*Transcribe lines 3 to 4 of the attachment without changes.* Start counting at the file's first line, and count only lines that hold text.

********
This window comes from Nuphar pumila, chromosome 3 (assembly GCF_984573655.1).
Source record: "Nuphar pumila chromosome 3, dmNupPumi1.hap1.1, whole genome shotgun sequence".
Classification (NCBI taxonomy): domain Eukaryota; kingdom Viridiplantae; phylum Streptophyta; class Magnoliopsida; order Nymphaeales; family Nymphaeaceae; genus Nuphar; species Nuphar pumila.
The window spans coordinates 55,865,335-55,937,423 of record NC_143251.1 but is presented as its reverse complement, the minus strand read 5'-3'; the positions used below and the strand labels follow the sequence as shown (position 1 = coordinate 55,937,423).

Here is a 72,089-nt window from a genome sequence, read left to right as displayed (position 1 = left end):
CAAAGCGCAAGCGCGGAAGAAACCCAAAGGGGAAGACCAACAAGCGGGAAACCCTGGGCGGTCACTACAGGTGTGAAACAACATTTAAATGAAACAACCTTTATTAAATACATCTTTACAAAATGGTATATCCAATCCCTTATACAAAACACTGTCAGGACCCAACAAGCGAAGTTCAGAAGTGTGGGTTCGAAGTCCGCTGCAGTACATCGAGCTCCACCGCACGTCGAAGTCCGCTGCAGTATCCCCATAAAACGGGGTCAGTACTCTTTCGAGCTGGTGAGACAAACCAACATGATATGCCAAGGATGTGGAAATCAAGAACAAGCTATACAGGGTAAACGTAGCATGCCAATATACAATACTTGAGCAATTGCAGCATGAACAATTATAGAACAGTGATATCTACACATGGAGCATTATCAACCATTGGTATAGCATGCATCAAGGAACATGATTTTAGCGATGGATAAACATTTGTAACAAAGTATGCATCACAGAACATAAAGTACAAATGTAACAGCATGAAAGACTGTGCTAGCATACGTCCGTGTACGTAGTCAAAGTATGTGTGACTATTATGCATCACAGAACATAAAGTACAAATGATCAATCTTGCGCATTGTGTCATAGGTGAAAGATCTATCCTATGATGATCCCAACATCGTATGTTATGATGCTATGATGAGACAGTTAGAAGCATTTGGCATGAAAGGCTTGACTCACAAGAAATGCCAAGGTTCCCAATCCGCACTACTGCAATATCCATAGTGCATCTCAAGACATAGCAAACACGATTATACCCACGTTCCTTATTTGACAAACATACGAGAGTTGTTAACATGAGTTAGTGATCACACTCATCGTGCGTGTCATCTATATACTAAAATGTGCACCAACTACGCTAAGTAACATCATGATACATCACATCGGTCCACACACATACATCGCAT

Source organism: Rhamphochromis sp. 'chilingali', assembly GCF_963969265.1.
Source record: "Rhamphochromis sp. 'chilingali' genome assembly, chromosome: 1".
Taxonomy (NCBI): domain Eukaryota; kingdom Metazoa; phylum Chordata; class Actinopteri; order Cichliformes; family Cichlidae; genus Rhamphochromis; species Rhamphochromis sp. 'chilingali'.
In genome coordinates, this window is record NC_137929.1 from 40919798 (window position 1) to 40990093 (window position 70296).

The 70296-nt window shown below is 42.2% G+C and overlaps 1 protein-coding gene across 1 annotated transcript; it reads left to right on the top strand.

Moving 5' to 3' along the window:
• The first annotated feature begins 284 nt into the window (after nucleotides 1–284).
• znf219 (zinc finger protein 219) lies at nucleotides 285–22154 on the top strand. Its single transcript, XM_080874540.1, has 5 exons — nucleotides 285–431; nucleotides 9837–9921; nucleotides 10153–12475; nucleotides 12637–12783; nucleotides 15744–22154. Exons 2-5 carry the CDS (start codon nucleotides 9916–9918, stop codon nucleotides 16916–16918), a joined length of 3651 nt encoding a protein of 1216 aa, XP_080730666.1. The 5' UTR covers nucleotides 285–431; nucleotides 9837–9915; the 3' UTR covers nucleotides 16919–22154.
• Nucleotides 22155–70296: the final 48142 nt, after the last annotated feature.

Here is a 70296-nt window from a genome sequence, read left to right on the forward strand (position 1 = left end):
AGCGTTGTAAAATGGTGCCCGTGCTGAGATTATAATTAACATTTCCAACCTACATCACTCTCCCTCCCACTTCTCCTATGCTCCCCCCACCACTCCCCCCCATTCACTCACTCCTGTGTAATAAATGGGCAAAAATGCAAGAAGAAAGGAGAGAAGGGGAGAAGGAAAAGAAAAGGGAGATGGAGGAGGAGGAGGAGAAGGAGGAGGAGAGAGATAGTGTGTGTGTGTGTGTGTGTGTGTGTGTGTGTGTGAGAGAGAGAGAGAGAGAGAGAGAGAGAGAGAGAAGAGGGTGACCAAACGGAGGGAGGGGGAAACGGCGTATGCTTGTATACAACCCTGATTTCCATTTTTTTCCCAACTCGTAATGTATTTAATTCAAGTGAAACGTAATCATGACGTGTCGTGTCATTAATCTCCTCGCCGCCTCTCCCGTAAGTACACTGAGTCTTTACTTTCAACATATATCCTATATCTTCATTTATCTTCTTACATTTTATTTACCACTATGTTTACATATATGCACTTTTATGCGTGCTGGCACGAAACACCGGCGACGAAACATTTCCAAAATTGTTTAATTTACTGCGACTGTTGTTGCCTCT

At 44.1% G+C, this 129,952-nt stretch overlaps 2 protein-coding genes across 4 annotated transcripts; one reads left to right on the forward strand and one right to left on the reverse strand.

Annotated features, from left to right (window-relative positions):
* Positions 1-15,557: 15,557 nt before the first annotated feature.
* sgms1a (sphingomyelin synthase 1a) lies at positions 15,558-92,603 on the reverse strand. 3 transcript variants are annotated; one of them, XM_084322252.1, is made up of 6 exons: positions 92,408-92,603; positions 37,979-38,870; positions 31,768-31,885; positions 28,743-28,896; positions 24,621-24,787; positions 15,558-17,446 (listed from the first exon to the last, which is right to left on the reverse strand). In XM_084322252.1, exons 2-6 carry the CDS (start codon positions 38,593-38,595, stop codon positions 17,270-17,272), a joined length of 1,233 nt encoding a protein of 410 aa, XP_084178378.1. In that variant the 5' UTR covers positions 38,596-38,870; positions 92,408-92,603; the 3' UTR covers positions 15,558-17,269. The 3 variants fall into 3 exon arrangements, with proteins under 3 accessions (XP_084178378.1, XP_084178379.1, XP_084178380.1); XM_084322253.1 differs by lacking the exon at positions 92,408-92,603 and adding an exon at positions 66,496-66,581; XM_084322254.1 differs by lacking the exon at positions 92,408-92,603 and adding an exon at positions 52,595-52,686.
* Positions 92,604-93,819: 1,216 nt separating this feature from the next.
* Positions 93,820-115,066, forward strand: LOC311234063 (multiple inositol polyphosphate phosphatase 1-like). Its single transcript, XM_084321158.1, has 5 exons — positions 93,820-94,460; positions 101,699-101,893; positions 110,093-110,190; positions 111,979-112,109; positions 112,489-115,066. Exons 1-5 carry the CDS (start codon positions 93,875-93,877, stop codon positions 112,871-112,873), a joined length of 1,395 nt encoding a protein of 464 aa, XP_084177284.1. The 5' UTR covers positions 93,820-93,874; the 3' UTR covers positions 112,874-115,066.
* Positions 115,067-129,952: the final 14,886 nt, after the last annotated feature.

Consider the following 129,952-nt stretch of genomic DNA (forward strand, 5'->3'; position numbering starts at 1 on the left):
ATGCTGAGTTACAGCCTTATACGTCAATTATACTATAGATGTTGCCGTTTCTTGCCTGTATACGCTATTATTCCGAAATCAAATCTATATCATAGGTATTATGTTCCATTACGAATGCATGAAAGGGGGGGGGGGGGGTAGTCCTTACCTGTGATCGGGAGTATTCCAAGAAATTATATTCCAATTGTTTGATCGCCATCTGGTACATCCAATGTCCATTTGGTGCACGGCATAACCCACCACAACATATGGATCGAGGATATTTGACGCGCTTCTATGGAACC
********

Classification (NCBI taxonomy): domain Eukaryota; kingdom Viridiplantae; phylum Streptophyta; class Magnoliopsida; order Nymphaeales; family Nymphaeaceae; genus Nuphar; species Nuphar pumila.
The window spans coordinates 55,865,335-55,937,423 of record NC_143251.1 but is presented as its reverse complement, the minus strand read 5'-3'; the positions used below and the strand labels follow the sequence as shown (position 1 = coordinate 55,937,423).